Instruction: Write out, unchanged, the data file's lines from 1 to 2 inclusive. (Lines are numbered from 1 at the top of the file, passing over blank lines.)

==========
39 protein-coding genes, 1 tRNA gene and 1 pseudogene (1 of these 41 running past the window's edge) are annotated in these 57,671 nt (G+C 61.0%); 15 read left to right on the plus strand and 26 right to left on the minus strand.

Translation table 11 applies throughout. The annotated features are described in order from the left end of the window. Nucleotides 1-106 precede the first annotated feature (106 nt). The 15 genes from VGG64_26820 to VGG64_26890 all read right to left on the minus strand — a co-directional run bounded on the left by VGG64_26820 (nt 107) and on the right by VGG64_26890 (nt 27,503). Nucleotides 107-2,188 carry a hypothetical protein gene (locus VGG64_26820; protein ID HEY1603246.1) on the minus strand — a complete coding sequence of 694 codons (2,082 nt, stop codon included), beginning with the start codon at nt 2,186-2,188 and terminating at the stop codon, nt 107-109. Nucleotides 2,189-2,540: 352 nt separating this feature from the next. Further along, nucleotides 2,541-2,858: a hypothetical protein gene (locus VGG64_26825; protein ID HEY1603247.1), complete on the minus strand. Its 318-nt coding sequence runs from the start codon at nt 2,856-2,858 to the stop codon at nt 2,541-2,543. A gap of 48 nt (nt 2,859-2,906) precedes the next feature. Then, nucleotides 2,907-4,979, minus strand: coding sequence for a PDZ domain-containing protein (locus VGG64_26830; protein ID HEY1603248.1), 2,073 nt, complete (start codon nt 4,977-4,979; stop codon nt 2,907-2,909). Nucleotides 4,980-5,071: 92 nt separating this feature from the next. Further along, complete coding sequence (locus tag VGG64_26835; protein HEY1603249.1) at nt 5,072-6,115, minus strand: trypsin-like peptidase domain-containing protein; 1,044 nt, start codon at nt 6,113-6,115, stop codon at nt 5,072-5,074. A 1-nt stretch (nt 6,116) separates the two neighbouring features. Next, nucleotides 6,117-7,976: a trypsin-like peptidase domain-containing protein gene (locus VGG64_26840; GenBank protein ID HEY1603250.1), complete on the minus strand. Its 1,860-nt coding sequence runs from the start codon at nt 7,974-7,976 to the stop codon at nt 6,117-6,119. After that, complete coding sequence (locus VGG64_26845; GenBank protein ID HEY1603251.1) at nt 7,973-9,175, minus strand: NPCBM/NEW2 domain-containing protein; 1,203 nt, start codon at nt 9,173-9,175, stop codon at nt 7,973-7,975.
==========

39 protein-coding genes, 1 tRNA gene and 1 pseudogene (1 of these 41 running past the window's edge) are annotated in these 57,671 nt (G+C 61.0%); 15 read left to right on the plus strand and 26 right to left on the minus strand.

Translation table 11 applies throughout. The annotated features are described in order from the left end of the window. Nucleotides 1-106 precede the first annotated feature (106 nt). The 15 genes from VGG64_26820 to VGG64_26890 all read right to left on the minus strand — a co-directional run bounded on the left by VGG64_26820 (nt 107) and on the right by VGG64_26890 (nt 27,503). Nucleotides 107-2,188 carry a hypothetical protein gene (locus VGG64_26820; protein ID HEY1603246.1) on the minus strand — a complete coding sequence of 694 codons (2,082 nt, stop codon included), beginning with the start codon at nt 2,186-2,188 and terminating at the stop codon, nt 107-109. Nucleotides 2,189-2,540: 352 nt separating this feature from the next. Further along, nucleotides 2,541-2,858: a hypothetical protein gene (locus VGG64_26825; protein ID HEY1603247.1), complete on the minus strand. Its 318-nt coding sequence runs from the start codon at nt 2,856-2,858 to the stop codon at nt 2,541-2,543. A gap of 48 nt (nt 2,859-2,906) precedes the next feature. Then, nucleotides 2,907-4,979, minus strand: coding sequence for a PDZ domain-containing protein (locus VGG64_26830; protein ID HEY1603248.1), 2,073 nt, complete (start codon nt 4,977-4,979; stop codon nt 2,907-2,909). Nucleotides 4,980-5,071: 92 nt separating this feature from the next. Further along, complete coding sequence (locus tag VGG64_26835; protein HEY1603249.1) at nt 5,072-6,115, minus strand: trypsin-like peptidase domain-containing protein; 1,044 nt, start codon at nt 6,113-6,115, stop codon at nt 5,072-5,074. A 1-nt stretch (nt 6,116) separates the two neighbouring features. Next, nucleotides 6,117-7,976: a trypsin-like peptidase domain-containing protein gene (locus VGG64_26840; GenBank protein ID HEY1603250.1), complete on the minus strand. Its 1,860-nt coding sequence runs from the start codon at nt 7,974-7,976 to the stop codon at nt 6,117-6,119. After that, complete coding sequence (locus VGG64_26845; GenBank protein ID HEY1603251.1) at nt 7,973-9,175, minus strand: NPCBM/NEW2 domain-containing protein; 1,203 nt, start codon at nt 9,173-9,175, stop codon at nt 7,973-7,975.